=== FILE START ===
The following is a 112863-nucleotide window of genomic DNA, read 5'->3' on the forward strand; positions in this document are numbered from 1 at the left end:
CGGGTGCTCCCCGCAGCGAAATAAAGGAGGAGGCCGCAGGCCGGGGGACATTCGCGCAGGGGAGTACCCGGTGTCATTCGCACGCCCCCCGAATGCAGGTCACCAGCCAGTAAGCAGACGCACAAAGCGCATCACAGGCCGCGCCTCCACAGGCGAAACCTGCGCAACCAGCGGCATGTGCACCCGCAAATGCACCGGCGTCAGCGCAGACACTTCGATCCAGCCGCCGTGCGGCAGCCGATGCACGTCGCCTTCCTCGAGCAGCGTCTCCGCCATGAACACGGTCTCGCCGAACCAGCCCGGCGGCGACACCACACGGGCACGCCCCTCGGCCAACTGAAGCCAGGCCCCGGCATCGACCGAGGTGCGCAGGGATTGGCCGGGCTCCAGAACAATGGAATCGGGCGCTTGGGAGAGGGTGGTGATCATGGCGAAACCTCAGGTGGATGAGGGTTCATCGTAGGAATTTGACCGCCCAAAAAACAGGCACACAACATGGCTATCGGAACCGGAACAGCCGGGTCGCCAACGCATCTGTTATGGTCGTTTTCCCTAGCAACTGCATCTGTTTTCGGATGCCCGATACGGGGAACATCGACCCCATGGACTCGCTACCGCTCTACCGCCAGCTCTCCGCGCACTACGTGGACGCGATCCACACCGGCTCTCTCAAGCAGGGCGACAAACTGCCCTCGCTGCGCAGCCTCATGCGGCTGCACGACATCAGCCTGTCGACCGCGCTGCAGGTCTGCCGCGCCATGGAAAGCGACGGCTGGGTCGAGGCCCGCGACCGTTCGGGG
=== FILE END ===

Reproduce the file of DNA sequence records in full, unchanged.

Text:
The following is a 112863-nucleotide window of genomic DNA, read 5'->3' on the forward strand; positions in this document are numbered from 1 at the left end:
CGGGTGCTCCCCGCAGCGAAATAAAGGAGGAGGCCGCAGGCCGGGGGACATTCGCGCAGGGGAGTACCCGGTGTCATTCGCACGCCCCCCGAATGCAGGTCACCAGCCAGTAAGCAGACGCACAAAGCGCATCACAGGCCGCGCCTCCACAGGCGAAACCTGCGCAACCAGCGGCATGTGCACCCGCAAATGCACCGGCGTCAGCGCAGACACTTCGATCCAGCCGCCGTGCGGCAGCCGATGCACGTCGCCTTCCTCGAGCAGCGTCTCCGCCATGAACACGGTCTCGCCGAACCAGCCCGGCGGCGACACCACACGGGCACGCCCCTCGGCCAACTGAAGCCAGGCCCCGGCATCGACCGAGGTGCGCAGGGATTGGCCGGGCTCCAGAACAATGGAATCGGGCGCTTGGGAGAGGGTGGTGATCATGGCGAAACCTCAGGTGGATGAGGGTTCATCGTAGGAATTTGACCGCCCAAAAAACAGGCACACAACATGGCTATCGGAACCGGAACAGCCGGGTCGCCAACGCATCTGTTATGGTCGTTTTCCCTAGCAACTGCATCTGTTTTCGGATGCCCGATACGGGGAACATCGACCCCATGGACTCGCTACCGCTCTACCGCCAGCTCTCCGCGCACTACGTGGACGCGATCCACACCGGCTCTCTCAAGCAGGGCGACAAACTGCCCTCGCTGCGCAGCCTCATGCGGCTGCACGACATCAGCCTGTCGACCGCGCTGCAGGTCTGCCGCGCCATGGAAAGCGACGGCTGGGTCGAGGCCCGCGACCGTTCGGGG